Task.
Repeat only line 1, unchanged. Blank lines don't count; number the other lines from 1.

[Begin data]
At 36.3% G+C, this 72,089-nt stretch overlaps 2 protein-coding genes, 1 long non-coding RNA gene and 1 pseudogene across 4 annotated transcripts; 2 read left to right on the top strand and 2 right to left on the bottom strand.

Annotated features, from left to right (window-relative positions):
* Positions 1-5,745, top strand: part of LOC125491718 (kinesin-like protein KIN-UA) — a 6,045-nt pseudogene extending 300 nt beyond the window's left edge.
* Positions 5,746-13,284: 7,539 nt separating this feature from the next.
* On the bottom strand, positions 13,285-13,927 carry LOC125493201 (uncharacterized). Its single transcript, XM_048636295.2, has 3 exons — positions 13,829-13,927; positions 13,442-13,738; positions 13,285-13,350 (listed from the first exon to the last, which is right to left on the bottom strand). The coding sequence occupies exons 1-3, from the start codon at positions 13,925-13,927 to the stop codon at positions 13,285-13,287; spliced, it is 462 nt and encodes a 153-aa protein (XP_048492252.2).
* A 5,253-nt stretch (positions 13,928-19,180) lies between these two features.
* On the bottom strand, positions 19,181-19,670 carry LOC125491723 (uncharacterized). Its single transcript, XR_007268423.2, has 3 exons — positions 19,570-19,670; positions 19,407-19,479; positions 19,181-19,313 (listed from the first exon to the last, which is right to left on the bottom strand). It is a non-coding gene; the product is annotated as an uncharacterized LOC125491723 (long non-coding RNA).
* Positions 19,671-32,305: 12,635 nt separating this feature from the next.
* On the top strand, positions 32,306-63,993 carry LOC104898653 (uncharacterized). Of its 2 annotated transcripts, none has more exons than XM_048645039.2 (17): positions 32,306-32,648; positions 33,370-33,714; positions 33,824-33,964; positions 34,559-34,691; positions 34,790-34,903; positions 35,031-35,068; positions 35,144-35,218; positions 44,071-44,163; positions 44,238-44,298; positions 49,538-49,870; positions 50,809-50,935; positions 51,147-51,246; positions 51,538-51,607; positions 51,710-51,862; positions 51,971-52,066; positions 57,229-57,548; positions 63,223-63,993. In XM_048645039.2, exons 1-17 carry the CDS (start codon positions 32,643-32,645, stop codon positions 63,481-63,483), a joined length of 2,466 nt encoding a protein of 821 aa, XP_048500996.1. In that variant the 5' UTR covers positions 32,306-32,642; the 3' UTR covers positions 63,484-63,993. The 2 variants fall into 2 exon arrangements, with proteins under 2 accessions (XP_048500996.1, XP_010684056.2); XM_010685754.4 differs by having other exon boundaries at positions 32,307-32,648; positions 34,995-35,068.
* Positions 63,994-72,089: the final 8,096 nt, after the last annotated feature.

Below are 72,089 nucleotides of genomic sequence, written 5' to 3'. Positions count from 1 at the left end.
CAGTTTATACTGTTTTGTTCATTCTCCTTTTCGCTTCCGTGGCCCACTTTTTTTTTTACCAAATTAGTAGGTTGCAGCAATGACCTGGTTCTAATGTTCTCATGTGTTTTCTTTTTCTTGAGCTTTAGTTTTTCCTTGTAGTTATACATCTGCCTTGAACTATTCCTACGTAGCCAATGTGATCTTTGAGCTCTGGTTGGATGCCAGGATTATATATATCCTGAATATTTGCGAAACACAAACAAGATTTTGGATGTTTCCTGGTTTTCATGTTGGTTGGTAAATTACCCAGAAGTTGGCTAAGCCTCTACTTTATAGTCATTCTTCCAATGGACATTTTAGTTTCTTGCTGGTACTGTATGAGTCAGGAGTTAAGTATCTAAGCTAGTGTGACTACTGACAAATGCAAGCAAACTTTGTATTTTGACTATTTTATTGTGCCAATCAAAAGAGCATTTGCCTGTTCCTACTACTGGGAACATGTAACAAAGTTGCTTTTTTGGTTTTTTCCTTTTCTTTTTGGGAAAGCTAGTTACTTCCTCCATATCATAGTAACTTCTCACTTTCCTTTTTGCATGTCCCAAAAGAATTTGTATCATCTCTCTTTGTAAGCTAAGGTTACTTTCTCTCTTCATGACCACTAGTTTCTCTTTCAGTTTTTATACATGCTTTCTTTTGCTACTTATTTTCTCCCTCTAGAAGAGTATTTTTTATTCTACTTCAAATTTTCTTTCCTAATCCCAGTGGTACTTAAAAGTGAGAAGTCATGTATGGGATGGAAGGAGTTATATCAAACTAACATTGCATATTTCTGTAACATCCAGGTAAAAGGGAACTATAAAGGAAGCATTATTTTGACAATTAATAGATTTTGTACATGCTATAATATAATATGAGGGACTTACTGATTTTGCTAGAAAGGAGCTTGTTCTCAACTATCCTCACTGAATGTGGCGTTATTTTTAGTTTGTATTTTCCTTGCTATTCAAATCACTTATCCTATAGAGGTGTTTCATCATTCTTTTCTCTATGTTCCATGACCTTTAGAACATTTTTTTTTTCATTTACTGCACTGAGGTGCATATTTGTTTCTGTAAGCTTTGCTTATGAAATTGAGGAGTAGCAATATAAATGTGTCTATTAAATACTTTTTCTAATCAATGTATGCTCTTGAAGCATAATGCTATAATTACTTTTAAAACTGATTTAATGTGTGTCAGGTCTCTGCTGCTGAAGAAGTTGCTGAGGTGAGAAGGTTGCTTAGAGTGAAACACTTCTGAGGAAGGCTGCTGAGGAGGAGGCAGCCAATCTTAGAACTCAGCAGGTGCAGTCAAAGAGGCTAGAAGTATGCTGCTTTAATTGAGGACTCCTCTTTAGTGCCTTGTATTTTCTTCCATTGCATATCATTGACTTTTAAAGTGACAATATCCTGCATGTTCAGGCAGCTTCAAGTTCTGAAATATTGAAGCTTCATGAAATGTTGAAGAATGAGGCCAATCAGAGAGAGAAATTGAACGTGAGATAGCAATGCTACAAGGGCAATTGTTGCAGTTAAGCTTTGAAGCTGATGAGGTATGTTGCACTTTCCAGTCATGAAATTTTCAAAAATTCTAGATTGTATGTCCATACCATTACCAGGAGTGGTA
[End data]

At 36.3% G+C, this 72,089-nt stretch overlaps 2 protein-coding genes, 1 long non-coding RNA gene and 1 pseudogene across 4 annotated transcripts; 2 read left to right on the top strand and 2 right to left on the bottom strand.